Many designers today, even those considered avant-garde, start their design process by delving into vintage archives. It’s just a question of where they take their inspiration. For Japanese designer Go Fujito, the process is as much about drawing from archival designs as it is about staying true to his personal history. As Fujito puts it, “clothes are about living,” which means style should always have some kind of contemporary relevancy.
As a teen growing up in the ‘80s and ‘90s, Fujito was in the thick of Japanese youth subcultures – a breakaway from the past, when youths dared to be a bit more rebellious. Fujito skateboarded and played football; he listened to punk rock and hip-hop. He was also heavily drawn to Harajuku, a district of Tokyo known for pushing rock ‘n roll fashion to young Japanese people disaffected with Ivy style.
If Fujito’s version of Americana feels familiar, that’s because he draws from a period many of us lived through. Instead of vintage, archival styles from the early 20th century, Fujito’s collections are inspired by the mid-century designs favored by youths in the ‘80s and ‘90s. There are soft, comfortable fleeces for hiking and camping; thick striped sweaters and shirt jackets for record hunting; and jungle jackets and parkas for everyday use. We sat down with the designer to talk about his history, design process, and work.
How did you become a designer?
Back in the 1990s, when I was in college, I worked at a vintage clothing store. This was when Harajuku was becoming a major center in Tokyo for street fashion. I got the job initially because I was interested in men’s clothing and style, but it wasn’t until I worked there that I discovered how much today’s clothes are based on vintage designs. Those years had a big impact on me, as I learned how to select and sell imported-clothes.
Later, I ended up working for Denime, one of the companies in Japan making jeans. It was there that I learned how clothes were made – from yarn selection to weaving, pattern making to garment washing.
After many years of working for other companies, I decided to make my own clothes. I started with simple screen-printed t-shirts, which my friends and I made in a garage. We moved up from there to jeans, which I’ve always considered the king of men’s casualwear, and have since expanded into a fuller collection of knitwear and cut-and-sewns.
You mentioned Harajuku. Were you involved in any youth subcultures growing up?
Absolutely. I was born in 1975 in a city called Sasebo, which has a big US military base. I actually came to the United States for the first time in 1984. I stayed with my cousins in San Diego and still remember how they showed me their break dancing moves while we were in their kitchen. When I returned to Japan, I brought with me a pair of Nikes that I had bought back when I was in California. It made me something of a celebrity amongst my classmates.
During this time, when I was a teen, I got involved in the local football and skateboarding scenes. Skateboarding actually opened up new cultural avenues for me, particularly in fashion and music. I listened to a lot of punk rock and hip hop, both of which really influenced me. I still count Matt Hensley, a former professional skater and now a musician, as one of my heroes.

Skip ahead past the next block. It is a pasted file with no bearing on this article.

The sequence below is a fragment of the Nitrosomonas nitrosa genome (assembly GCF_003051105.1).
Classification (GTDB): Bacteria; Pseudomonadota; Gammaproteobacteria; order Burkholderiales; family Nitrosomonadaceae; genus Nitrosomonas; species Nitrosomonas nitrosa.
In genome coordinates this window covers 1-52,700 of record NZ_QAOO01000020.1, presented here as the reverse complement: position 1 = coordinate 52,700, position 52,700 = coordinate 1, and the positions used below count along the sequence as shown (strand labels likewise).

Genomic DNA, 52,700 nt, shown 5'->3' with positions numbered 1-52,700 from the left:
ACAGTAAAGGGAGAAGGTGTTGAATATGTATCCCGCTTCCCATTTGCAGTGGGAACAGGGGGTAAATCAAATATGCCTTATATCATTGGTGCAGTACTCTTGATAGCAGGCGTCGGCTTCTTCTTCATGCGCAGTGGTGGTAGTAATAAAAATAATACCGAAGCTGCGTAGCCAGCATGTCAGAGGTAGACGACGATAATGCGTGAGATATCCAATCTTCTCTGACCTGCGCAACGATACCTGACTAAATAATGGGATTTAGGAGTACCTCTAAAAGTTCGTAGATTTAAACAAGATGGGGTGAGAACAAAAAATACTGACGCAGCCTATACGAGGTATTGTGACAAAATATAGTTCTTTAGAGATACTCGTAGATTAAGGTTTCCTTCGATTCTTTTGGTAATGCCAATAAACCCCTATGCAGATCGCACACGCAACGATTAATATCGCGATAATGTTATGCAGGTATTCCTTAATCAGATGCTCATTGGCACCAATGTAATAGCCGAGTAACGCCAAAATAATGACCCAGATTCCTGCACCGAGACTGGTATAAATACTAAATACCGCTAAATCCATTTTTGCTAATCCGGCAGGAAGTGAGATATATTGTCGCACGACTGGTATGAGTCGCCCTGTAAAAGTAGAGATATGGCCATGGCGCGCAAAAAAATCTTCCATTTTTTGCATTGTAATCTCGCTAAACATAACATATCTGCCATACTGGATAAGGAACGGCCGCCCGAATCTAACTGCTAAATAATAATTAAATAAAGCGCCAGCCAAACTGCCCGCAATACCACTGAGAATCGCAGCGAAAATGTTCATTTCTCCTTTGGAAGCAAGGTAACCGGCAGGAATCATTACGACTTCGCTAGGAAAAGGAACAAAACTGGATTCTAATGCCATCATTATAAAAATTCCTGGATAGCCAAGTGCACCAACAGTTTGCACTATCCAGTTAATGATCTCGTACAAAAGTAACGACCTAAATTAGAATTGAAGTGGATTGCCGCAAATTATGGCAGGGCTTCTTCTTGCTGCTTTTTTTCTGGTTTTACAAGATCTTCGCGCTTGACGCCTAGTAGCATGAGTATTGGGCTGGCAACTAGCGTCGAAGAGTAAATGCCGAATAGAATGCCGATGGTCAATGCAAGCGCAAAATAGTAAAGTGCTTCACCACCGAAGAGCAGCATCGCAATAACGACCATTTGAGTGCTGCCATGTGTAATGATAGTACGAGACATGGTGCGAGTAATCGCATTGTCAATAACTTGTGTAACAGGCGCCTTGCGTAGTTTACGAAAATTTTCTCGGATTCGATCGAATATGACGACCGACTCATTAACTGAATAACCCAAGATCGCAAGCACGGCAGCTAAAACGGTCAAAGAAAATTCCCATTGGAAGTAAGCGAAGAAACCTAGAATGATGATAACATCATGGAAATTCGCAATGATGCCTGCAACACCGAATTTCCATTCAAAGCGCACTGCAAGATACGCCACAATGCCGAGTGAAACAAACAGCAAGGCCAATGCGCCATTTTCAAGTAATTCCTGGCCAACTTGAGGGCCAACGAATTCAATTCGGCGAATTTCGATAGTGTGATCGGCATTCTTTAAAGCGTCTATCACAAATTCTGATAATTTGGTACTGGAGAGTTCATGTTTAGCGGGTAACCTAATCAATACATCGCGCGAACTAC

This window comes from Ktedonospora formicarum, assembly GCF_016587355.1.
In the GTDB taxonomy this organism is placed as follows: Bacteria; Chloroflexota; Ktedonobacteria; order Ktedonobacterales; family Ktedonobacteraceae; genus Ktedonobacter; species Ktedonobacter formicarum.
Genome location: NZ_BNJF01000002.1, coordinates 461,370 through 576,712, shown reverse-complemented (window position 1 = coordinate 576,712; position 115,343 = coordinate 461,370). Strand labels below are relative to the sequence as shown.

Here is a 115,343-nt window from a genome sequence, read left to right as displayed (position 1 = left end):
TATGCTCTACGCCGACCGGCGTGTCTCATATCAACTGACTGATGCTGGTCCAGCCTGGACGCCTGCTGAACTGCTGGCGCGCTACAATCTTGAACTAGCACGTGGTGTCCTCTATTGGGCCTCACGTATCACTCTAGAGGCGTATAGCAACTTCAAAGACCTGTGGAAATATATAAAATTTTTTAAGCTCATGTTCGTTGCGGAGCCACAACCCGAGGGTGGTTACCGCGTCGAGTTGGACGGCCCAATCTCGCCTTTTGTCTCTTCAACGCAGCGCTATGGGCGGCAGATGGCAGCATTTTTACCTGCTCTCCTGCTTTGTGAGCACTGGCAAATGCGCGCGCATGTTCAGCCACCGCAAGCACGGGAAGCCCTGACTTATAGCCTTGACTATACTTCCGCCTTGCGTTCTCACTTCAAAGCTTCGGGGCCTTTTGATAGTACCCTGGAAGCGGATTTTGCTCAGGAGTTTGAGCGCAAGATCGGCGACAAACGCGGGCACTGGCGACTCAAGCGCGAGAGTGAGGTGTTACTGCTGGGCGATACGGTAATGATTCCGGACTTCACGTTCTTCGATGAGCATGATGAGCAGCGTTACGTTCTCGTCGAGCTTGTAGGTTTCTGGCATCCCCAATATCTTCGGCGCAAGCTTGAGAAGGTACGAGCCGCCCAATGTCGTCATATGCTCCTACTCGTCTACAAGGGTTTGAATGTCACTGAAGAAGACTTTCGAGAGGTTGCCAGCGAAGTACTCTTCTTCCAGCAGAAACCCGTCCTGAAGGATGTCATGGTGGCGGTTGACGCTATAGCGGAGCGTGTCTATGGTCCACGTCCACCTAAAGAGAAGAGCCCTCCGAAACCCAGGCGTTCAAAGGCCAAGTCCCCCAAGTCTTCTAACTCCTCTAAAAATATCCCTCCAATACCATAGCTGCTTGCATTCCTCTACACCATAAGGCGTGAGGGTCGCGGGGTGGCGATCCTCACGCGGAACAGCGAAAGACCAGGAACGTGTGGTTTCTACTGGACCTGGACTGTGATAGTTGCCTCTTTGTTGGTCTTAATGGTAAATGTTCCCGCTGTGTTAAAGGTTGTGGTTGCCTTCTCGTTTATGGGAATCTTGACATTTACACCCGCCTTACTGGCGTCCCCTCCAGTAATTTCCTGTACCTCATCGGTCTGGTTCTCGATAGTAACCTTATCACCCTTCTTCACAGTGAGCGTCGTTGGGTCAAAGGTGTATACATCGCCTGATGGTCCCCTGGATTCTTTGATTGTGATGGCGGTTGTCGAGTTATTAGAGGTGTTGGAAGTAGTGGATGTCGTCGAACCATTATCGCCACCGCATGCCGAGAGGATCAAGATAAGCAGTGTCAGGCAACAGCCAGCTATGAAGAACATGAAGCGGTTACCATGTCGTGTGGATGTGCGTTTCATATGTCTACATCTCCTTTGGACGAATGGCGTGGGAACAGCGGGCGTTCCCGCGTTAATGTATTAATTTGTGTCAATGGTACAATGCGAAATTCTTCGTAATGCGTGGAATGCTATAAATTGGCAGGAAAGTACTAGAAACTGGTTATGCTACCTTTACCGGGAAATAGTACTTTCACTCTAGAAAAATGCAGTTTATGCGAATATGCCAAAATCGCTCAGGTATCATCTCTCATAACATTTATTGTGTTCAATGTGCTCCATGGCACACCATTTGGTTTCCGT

Tell us about your design process. What inspires your work?
Fujito is made for everyday purposes. The clothes are meant to be worn roughly and casually, so they naturally have a bit of sportiness to them. Even if the item feels familiar and “normal,” I try to make things with a sophisticated and sporty feel.
Lots of things influence my work, from music to movies to art to friends to skateboarding. Back when I just started by brand, my mother told me that I had look at more art. Since then, I’ve made it a personal rule to always visit art museums when I travel.
Regarding the design process, I’m constantly thinking about my next collection. We have small team here, just three people, so we’re always sharing ideas. I may show my team the direction I have in mind for some rough designs, and then they dig into the details. Sometimes I’ll give them a theme to work around, such as “clothes for an anarchist woodpecker in a modern era.” That makes our choices for textiles and color a bit easier.
Still, the collections stay pretty consistent from season-to-season. The fundamentals are drawn from vintage clothing, either from my own personal collection or others’. We rely on those vintage clothes to learn about small details, then modify them in order to build our own “fashion language.” That can be anything from taking inspiration from the yarn dyeing in knitwear, stitching in a jacket, or some kind of fabric. We then draft up a pattern using toile, which helps us develop a fit. These details eventually all come together to make up the feeling or mood of a collection.
Many of your clothes have an outdoorsy feel to them. Do you go camping much? If so, what kind of equipment do you like?
I don’t always have the time for them, but I love outdoor activities. When I go hiking or camping, I wear boots from Goro, which are made in Sugamo, Tokyo. I like to layer with Montbell down jackets (they were really helpful during my last trip to New York City). I also recently bought a hammock from Eno. We’re now in a tent-less age!